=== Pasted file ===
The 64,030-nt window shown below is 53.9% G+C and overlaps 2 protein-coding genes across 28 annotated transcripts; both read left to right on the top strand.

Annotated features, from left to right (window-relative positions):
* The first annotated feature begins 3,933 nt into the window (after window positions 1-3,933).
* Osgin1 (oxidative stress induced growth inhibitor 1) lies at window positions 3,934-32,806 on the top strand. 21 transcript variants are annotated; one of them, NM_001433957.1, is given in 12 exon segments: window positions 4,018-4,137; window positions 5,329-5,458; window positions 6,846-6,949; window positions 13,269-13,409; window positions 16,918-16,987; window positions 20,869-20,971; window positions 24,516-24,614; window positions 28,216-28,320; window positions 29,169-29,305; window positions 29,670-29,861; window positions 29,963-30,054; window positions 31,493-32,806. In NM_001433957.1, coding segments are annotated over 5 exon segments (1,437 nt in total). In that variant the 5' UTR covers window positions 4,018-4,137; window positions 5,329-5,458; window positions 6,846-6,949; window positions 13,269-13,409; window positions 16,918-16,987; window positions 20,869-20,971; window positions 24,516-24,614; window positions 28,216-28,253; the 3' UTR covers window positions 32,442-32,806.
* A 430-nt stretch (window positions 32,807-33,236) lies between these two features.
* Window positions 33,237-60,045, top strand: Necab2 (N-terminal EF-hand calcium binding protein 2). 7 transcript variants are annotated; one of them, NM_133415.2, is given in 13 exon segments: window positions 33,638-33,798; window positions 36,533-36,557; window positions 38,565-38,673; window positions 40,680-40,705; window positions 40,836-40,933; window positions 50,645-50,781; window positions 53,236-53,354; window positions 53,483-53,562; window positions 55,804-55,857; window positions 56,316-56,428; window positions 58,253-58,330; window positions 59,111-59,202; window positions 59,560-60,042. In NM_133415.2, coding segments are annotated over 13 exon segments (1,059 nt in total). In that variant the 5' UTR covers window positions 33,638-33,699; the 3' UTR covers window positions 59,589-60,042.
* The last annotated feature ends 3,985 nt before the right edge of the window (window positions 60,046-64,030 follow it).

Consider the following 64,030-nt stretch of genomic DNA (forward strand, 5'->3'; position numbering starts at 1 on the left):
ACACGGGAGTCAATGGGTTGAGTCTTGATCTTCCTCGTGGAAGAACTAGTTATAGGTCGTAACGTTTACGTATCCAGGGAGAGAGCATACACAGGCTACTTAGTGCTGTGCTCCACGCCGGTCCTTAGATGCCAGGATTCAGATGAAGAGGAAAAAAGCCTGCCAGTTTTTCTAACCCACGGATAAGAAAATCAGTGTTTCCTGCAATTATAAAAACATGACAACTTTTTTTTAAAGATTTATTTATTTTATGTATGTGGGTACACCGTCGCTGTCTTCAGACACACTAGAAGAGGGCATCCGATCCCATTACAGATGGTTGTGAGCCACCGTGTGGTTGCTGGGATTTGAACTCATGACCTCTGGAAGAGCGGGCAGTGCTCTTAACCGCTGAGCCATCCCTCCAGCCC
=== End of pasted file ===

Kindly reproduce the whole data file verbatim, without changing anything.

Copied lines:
The 64,030-nt window shown below is 53.9% G+C and overlaps 2 protein-coding genes across 28 annotated transcripts; both read left to right on the top strand.

Annotated features, from left to right (window-relative positions):
* The first annotated feature begins 3,933 nt into the window (after window positions 1-3,933).
* Osgin1 (oxidative stress induced growth inhibitor 1) lies at window positions 3,934-32,806 on the top strand. 21 transcript variants are annotated; one of them, NM_001433957.1, is given in 12 exon segments: window positions 4,018-4,137; window positions 5,329-5,458; window positions 6,846-6,949; window positions 13,269-13,409; window positions 16,918-16,987; window positions 20,869-20,971; window positions 24,516-24,614; window positions 28,216-28,320; window positions 29,169-29,305; window positions 29,670-29,861; window positions 29,963-30,054; window positions 31,493-32,806. In NM_001433957.1, coding segments are annotated over 5 exon segments (1,437 nt in total). In that variant the 5' UTR covers window positions 4,018-4,137; window positions 5,329-5,458; window positions 6,846-6,949; window positions 13,269-13,409; window positions 16,918-16,987; window positions 20,869-20,971; window positions 24,516-24,614; window positions 28,216-28,253; the 3' UTR covers window positions 32,442-32,806.
* A 430-nt stretch (window positions 32,807-33,236) lies between these two features.
* Window positions 33,237-60,045, top strand: Necab2 (N-terminal EF-hand calcium binding protein 2). 7 transcript variants are annotated; one of them, NM_133415.2, is given in 13 exon segments: window positions 33,638-33,798; window positions 36,533-36,557; window positions 38,565-38,673; window positions 40,680-40,705; window positions 40,836-40,933; window positions 50,645-50,781; window positions 53,236-53,354; window positions 53,483-53,562; window positions 55,804-55,857; window positions 56,316-56,428; window positions 58,253-58,330; window positions 59,111-59,202; window positions 59,560-60,042. In NM_133415.2, coding segments are annotated over 13 exon segments (1,059 nt in total). In that variant the 5' UTR covers window positions 33,638-33,699; the 3' UTR covers window positions 59,589-60,042.
* The last annotated feature ends 3,985 nt before the right edge of the window (window positions 60,046-64,030 follow it).

Consider the following 64,030-nt stretch of genomic DNA (forward strand, 5'->3'; position numbering starts at 1 on the left):
ACACGGGAGTCAATGGGTTGAGTCTTGATCTTCCTCGTGGAAGAACTAGTTATAGGTCGTAACGTTTACGTATCCAGGGAGAGAGCATACACAGGCTACTTAGTGCTGTGCTCCACGCCGGTCCTTAGATGCCAGGATTCAGATGAAGAGGAAAAAAGCCTGCCAGTTTTTCTAACCCACGGATAAGAAAATCAGTGTTTCCTGCAATTATAAAAACATGACAACTTTTTTTTAAAGATTTATTTATTTTATGTATGTGGGTACACCGTCGCTGTCTTCAGACACACTAGAAGAGGGCATCCGATCCCATTACAGATGGTTGTGAGCCACCGTGTGGTTGCTGGGATTTGAACTCATGACCTCTGGAAGAGCGGGCAGTGCTCTTAACCGCTGAGCCATCCCTCCAGCCC